The problem is, we’re not convinced sea-level rise will harm us in our lifetimes. We’ve got to change that mindset because it already is. Like most of us, Doris Edelman of Hollywood hadn’t heard of king tides five years ago. Now she can’t leave her house those autumn days when king tides lift the Intracoastal Waterway over its banks, over her street and halfway up her driveway. Hers is not an isolated case.

One of the reasons sea-level rise feels like a distant threat is because construction cranes still dot our skylines, the population keeps growing and politicians keep approving new developments.

Yet government officials see the danger ahead. South Florida’s four counties have created a climate compact that, among many things, requires new construction to anticipate that minimal 2-foot rise in water levels by 2060.

However, sea-level rise is not yet on the short-term horizons of the mortgage and insurance industries. Perhaps that’s because lenders generally recoup their money within 10 years and insurers can cancel your policy year to year.

But government officials well know their successors will be stuck with abandoned properties when the water rises. And part of their responsibility will be to clean the debris to ensure pristine ocean water for future generations.

Perhaps you think you’re safe because the flood map shows your home is on high ground. But you still need infrastructure — things like roads, power plants, water treatment facilities, airports and drinking-water wellfields. So while your house may be high and dry, good luck getting to the grocery store, the doctor’s office or out of town.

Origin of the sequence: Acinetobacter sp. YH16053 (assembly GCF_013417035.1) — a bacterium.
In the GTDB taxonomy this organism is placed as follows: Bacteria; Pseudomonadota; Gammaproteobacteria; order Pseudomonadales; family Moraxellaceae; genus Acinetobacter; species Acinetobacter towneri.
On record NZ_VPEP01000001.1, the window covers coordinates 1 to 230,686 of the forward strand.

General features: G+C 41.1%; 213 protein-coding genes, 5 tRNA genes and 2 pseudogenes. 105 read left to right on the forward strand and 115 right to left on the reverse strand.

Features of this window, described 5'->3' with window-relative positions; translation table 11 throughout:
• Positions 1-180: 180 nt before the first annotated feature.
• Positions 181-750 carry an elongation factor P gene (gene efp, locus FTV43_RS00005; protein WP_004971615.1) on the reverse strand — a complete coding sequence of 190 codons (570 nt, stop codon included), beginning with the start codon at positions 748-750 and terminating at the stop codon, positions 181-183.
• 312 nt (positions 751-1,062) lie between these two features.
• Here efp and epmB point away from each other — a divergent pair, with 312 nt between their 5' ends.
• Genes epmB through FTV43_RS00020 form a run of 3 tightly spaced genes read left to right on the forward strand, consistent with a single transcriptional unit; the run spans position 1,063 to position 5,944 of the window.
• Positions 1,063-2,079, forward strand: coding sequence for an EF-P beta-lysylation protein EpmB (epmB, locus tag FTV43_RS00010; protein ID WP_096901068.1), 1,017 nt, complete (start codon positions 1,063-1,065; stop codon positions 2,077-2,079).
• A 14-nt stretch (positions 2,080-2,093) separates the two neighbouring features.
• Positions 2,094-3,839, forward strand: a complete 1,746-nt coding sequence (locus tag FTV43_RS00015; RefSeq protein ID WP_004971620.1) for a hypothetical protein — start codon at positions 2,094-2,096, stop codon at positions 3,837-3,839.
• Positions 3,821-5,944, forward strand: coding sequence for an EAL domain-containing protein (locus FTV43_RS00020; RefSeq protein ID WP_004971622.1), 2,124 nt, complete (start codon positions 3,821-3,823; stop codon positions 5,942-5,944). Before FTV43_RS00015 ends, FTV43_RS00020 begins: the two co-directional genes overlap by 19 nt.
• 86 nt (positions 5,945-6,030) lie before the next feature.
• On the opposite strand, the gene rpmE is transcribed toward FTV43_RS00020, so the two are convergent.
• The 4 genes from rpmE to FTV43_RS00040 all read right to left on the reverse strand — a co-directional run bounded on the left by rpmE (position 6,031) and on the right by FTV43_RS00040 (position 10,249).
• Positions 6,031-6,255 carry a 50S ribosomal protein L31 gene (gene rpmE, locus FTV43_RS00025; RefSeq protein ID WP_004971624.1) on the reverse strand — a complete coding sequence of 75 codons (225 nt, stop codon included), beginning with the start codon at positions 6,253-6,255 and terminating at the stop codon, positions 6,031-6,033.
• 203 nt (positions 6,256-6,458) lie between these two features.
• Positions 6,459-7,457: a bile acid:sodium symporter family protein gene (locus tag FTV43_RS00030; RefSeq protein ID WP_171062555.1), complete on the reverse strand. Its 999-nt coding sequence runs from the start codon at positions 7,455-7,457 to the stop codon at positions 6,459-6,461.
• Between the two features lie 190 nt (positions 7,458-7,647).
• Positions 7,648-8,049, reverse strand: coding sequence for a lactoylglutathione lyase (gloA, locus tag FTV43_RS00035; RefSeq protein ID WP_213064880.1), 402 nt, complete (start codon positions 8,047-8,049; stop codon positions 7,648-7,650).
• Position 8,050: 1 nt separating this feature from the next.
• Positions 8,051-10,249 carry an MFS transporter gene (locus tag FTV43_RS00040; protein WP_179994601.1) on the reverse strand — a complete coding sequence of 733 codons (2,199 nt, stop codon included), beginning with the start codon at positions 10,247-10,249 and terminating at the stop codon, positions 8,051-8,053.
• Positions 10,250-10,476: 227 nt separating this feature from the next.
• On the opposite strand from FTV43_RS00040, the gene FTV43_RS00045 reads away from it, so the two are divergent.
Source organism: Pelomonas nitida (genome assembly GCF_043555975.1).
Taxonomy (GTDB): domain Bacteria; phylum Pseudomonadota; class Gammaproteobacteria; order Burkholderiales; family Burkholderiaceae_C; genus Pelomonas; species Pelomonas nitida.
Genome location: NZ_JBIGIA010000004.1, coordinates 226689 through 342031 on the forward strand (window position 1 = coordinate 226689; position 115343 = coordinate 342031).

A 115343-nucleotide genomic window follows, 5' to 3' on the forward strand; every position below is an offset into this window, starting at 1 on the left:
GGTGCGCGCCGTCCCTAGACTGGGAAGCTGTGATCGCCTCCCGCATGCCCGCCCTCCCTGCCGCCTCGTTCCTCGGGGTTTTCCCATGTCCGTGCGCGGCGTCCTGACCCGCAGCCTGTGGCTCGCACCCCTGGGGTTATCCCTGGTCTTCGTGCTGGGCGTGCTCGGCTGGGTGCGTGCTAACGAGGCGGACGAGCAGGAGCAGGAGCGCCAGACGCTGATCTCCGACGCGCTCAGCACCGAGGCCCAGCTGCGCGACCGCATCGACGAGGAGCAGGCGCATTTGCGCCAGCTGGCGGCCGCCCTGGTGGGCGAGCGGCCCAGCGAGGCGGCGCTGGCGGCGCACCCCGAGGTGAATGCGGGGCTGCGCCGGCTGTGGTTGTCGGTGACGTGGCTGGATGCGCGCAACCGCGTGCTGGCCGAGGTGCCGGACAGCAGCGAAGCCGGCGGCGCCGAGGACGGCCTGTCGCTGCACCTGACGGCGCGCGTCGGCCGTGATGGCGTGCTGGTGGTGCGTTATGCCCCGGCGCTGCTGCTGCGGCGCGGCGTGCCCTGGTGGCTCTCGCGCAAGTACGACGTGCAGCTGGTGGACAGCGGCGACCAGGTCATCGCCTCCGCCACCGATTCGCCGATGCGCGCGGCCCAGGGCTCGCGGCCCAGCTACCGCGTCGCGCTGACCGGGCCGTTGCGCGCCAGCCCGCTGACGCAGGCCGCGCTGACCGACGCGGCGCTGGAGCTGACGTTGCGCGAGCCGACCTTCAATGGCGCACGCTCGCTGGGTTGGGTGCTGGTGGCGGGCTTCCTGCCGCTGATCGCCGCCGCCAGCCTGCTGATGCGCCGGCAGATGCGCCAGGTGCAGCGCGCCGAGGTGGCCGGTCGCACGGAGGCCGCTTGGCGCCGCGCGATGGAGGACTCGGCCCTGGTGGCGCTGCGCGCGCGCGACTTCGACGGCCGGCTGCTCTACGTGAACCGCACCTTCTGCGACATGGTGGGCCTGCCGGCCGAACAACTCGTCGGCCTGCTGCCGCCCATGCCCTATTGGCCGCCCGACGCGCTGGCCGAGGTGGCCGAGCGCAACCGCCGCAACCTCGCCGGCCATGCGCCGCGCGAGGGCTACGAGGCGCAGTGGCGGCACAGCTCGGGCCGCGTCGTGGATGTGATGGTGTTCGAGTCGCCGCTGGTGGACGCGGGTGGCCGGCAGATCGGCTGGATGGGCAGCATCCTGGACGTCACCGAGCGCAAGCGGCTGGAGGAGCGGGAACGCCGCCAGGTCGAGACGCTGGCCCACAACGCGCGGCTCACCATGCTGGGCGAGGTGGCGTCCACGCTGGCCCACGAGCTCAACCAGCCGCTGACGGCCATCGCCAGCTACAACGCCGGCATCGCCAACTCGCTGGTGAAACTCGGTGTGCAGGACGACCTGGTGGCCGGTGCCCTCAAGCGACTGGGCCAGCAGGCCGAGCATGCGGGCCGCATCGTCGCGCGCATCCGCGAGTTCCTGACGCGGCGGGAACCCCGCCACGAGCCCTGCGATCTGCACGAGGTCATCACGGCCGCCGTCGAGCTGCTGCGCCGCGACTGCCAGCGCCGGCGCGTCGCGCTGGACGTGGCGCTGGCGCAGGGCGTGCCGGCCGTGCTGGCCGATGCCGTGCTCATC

It’s tricky to trumpet the threat headed our way. Scientists like Harold Wanless, a noted University of Miami coastal geologist, have the freedom to be blunt. He says says the local projection understates the accelerating rate of rise. “By the end of the century and just after,” Wanless says, “South Florida will be a greatly diminished place and sea level will be rising at a foot or more per decade.”

But local leaders fear scaring people and damaging our economy. Though our region is certain to be reshaped, they express confidence that we can adapt if we start planning now to raise roads, elevate buildings, update the region’s 70-year-old flood control system, buy out flood-prone properties and make smart choices about what to save and where to invest.

Leadership lacking elsewhere

At the federal level, little leadership is being shown on the threat of sea-level rise. President Trump recently rolled back the Obama-era order that requires infrastructure projects, like roads and bridges, be designed to survive rising sea levels. And though membership is growing in Congress’ Climate Solutions Caucus, too many Republican members still deny the reality of climate change and sea-level rise, perhaps fearing political retribution by right-wing deniers. U.S. Sen. Marco Rubio resides in that camp.